Yesterday our daily history section mentioned the 1892 case of Mamie Schwartz, a five-year-old St.Paul girl kidnapped in June of 1892. I said I’d check the Strib’s archives papers to see how the story was covered – it was supposedly sensational enough to grip the public mind for months, and you wonder how they handled these matters in the days before Amber Alerts. The following may surprise you – but remember that papers were different then: dense, wordy, mostly unillustrated, with a few ads for scrofula cures and painless lobotomies punctuating endless expanses of dry tiny type.
The Minneapolis paper had little on the matter, since it happened in That Other Town; the front page was devoted entirely to the national political convention, held in the Exposition building. (The Strib’s fine "Yesterday’s News" blog has a piece, here.) Hmm: “Devil in the White City,” foreshadowed? Some fiend at large, blending in with the bunting and hoopla? The paper did deign to acknowledge the existence of St. Paul with a column of goings-on, including who checked into which hotel. The big story: an English Aeronaut, Prof. William Bissell, jumped from a balloon and parachuted to the ground. A few inches below, these terse remarks: “Mamie Schwartz, a 5-year old girl, has been missing from her home at 174 East Seventh Street since Saturday afternoon.” It ran on the bottom of page 5.
The next day, buried again: “No trace of Emma (sic) Schwartz the 5-year-old girl who disappeared from her home Saturday afternoon, has not yet been discovered.” Double-neg and the wrong name: well, nobody’s not perfect. But the plot thickens: “Her parents are of the opinion that the child was kidnaped (sic) by relatives for spite and will take legal steps again some West Side parties if the child is not soon returned.”
Sounds like they knew who did it, right? The next day had more, in type so small it’s like watching a flea circus mime the Y-M-C-A song: “Mamie Schwartz, the 5-year-old daughter of Valentine J. Schwartz, is still missing, and last night her father sent to the Tribune this plaintive appeal: ‘Please publish this description and do me a kind favor.’ The description as furnished is:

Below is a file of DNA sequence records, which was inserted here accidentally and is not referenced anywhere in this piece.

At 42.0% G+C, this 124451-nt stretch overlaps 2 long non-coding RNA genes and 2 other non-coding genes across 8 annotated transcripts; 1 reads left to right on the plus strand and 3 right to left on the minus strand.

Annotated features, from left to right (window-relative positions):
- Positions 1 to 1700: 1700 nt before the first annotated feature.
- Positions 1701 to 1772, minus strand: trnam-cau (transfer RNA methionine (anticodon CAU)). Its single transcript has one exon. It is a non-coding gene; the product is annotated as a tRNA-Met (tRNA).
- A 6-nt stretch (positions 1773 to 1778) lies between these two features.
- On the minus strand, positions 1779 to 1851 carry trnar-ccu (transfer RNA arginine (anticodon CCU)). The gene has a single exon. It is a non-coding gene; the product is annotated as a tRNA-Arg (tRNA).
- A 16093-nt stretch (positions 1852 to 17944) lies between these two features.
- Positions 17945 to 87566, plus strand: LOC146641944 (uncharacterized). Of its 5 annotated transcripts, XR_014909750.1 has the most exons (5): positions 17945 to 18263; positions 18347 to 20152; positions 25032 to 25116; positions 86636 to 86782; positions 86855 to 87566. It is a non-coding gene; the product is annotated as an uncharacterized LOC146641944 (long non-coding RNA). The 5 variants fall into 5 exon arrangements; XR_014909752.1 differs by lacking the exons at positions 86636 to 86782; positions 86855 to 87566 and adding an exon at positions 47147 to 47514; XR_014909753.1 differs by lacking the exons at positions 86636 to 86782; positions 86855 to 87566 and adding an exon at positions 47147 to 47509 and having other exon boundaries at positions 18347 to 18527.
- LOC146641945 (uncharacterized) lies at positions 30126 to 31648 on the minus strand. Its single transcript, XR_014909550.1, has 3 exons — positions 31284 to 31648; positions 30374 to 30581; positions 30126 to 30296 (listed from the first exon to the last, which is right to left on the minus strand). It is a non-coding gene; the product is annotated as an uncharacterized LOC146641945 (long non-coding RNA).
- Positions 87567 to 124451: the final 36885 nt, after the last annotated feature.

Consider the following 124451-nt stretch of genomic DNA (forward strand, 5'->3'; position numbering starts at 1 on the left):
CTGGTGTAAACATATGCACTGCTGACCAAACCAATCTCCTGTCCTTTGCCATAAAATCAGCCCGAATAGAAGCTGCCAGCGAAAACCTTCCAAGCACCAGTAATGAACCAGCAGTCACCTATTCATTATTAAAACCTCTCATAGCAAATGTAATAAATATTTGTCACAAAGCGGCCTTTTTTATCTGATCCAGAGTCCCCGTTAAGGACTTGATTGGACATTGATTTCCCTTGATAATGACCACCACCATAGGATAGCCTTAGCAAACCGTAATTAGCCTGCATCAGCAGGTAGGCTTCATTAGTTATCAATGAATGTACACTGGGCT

‘Black hat, yellow flower, bottle green dress. She has large black eyes and is pretty. She is 4 1/2 years old, speaks quite fluently, can tell her own name and can describe where she belongs. Lost since Saturday afternoon.’”
Over a hundred years later, your heart goes out to the man. Lost. You can’t begin to imagine how that feels; you don’t want to try. Then the plot took a peculiar turn:
“It was learned lat night that on the day of the girl’s disappearance a woman called at the boarding house on Tenth street and asked permission to sit in the parlor for two hours. After remaining a few minutes she left, but returned soon after with a little girl, and tossing a dollar on the table remarked ‘I am so glad to get her again.’”
The next day: “The latest development in the abduction of Mamie Schwartz is the arrest of William Wagner, whom the parents of the little girl strongly suspect of having played a part in her abduction.”
After that, nothing much. The child was found in Wisconsin the next year. If the boarding house story is true, you can imagine what happened – perhaps relatives who’d cared for the child and developed a bond took her away for their own, and the parents were left bereft. Every parent’s nightmare.
And that’s why we don’t let them play outside anymore. Ever.
At least less than we used to. Granted, the link goes to a British study, but you know it’s true for America as well: kids just don’t get to roam far and wide unattended anymore. Parents are overprotective and paranoid, and don’t let the kids out of their sight anymore. (Your host is as guilty as anyone; I got concerned when her preemie incubator was out of my sight.) In the 60s, in grade school, I strolled to school; now many folks assume that the six-block walk teems with kidnappers, bears, tiger traps, toxic dumps, and other random threats. Why take the chance? The sociologists call today’s cosseted tots the “indoor generation,” because that’s where they grow up: sitting in climate-controlled rooms pushing buttons instead of running around in the summer sun stepping on nails and getting tickbites. As the author of the British study says:
"Studies have shown that people deprived of contact with nature were at greater risk of depression and anxiety. Children are getting less and less unsupervised time in the natural environment.”
True. This might relate to the early discussion about hunting and fishing, too. Whatever the reason and whatever the eventual impact, it’s all changed; the idea that a parent wouldn’t know where their kid is, but trusted him to wander back by supper, tired and hungry, socks full of nettles, seems like pure hokey Norman-Rockwell stuff, quaint and outmoded, and downright dangerous in a world where creeps and pervs have their own chatrooms to marinate in their evil.
Then again, it’s summer; wouldn’t you want to ride your bike to the end of town, just to see what’s beyond?
So: are you one of the overprotective types? Did you have that carefree childhood? Or is this just another study that exaggerates the problem as much as modern parents exaggerate the dangers?
UPDATE: Then again, maybe they’re not safe indoors, either. (Reg. req; story details threats to shoot up a local daycare center.)